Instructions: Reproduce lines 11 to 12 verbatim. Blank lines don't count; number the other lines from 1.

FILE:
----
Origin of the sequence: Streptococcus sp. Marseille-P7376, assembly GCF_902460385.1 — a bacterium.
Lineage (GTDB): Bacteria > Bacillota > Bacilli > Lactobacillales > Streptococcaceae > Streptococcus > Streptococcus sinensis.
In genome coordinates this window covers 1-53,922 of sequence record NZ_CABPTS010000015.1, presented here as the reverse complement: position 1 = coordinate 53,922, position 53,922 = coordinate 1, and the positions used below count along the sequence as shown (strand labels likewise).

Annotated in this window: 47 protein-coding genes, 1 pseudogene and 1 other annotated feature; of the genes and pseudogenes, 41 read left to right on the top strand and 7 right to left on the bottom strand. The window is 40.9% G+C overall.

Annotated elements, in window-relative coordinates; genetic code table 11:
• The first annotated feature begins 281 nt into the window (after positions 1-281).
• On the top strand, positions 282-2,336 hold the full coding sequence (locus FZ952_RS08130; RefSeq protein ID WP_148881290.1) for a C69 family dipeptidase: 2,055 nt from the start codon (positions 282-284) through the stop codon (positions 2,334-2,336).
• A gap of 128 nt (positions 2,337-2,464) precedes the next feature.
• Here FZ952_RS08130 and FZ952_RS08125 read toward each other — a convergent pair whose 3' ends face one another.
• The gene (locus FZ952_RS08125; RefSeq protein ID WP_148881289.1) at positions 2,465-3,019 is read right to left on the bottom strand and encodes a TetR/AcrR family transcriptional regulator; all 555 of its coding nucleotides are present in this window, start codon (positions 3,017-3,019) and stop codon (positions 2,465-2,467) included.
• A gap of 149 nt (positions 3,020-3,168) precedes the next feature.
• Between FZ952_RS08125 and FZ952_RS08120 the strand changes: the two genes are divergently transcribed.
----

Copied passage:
• A gap of 149 nt (positions 3,020-3,168) precedes the next feature.
• Between FZ952_RS08125 and FZ952_RS08120 the strand changes: the two genes are divergently transcribed.